The Hungarian Revolution of 1956
March 5, 2013
Hungary, located in Eastern Europe, is a country where the people have long been strongly nationalist. Throughout its history it has been under the control of numerous empires, and its people have always made clear their demands for independence. After being defeated by Western powers in World War I, Hungary (then Austria-Hungary) was forced to give up approximately 65% of its land, and as a result lost 58% of its total population. (Hungarian Nationalism) In an attempt to regain the territories it had lost, Hungary sided with the Axis powers of Nazi Germany and fascist Italy in World War II. While it did regain the majority of the land it lost, Hungary could not remove itself from the Axis powers, and ended up being forced to participate in the occupation of Yugoslavia and then invade the Soviet Union in 1941.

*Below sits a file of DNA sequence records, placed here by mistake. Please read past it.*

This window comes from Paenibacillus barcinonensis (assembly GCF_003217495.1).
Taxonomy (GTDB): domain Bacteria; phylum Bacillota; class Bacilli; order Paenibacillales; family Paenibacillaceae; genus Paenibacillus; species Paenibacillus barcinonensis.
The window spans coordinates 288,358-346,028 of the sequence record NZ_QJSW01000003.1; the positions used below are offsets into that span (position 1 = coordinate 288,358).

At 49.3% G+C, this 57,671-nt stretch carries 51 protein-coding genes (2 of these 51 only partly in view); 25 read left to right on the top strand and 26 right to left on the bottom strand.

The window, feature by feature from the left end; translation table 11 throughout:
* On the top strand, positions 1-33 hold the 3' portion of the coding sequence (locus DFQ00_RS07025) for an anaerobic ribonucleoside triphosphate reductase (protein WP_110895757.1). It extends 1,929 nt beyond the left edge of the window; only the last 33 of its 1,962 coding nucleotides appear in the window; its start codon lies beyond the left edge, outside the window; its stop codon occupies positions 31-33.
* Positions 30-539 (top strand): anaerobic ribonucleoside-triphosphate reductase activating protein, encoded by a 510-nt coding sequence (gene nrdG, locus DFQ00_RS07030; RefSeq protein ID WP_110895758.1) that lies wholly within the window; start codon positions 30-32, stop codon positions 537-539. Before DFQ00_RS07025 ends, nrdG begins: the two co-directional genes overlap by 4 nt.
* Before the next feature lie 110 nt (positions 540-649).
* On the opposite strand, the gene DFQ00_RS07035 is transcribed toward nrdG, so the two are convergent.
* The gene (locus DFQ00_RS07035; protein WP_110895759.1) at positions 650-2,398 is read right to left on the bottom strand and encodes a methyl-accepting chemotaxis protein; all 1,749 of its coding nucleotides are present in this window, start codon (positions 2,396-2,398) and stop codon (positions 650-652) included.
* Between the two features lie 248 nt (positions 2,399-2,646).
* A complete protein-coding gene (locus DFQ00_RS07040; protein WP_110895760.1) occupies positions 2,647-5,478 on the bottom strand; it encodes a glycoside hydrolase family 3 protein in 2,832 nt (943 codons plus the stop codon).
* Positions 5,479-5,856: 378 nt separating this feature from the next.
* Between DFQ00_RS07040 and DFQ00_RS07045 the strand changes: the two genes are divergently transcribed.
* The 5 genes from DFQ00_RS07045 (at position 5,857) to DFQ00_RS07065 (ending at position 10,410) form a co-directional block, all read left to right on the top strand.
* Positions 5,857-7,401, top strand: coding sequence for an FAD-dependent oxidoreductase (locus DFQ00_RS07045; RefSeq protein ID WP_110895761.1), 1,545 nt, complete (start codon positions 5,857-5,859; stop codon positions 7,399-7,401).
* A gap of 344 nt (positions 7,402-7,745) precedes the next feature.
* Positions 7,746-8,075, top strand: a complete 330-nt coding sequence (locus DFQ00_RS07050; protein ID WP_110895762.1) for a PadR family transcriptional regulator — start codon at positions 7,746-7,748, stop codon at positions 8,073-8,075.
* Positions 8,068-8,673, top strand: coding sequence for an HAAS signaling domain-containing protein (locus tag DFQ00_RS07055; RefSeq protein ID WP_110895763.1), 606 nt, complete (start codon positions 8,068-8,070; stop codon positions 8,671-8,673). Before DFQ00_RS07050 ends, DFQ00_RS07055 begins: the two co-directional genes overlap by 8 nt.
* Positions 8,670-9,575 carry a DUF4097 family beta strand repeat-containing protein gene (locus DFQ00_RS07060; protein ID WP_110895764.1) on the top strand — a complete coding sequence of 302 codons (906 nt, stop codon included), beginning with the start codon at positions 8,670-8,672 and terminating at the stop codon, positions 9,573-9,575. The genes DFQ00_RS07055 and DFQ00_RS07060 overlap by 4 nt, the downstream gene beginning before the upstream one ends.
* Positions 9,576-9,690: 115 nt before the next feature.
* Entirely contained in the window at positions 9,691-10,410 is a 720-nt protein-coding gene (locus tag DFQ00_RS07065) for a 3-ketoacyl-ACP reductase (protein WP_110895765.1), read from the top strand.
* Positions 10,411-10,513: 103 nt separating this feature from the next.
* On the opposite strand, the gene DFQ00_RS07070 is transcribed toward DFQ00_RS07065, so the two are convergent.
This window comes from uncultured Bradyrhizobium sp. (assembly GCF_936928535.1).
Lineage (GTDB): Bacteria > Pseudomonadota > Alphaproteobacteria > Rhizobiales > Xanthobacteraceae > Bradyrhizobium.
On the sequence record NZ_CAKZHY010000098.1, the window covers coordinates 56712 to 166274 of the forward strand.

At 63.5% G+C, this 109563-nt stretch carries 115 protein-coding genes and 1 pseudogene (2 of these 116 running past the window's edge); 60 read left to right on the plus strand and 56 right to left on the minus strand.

As the Soviet Union began to fight back, Hungary attempted to negotiate with the Allies until Nazi Germany occupied Hungary in 1944. After being occupied by Soviet forces in 1945, Hungary was under the control of the Soviet Union, which imposed communism on the government. Matyas Rakosi, the Soviet appointed leader of Hungary, turned it into a communist state. From 1949-1956, Hungary went through a period of political repression and economic decline, which deeply angered its people. After a series of peaceful protests were violently disrupted by Soviet forces and the Hungarian government, the people revolted, causing the entire country to break out in revolution. The Hungarian Revolution of 1956 became a symbol of the desire for freedom from Soviet control that existed throughout Eastern Europe. Although the revolution was suppressed, the Hungarian people put up an incredibly strong fight and came close to defeating the Soviets...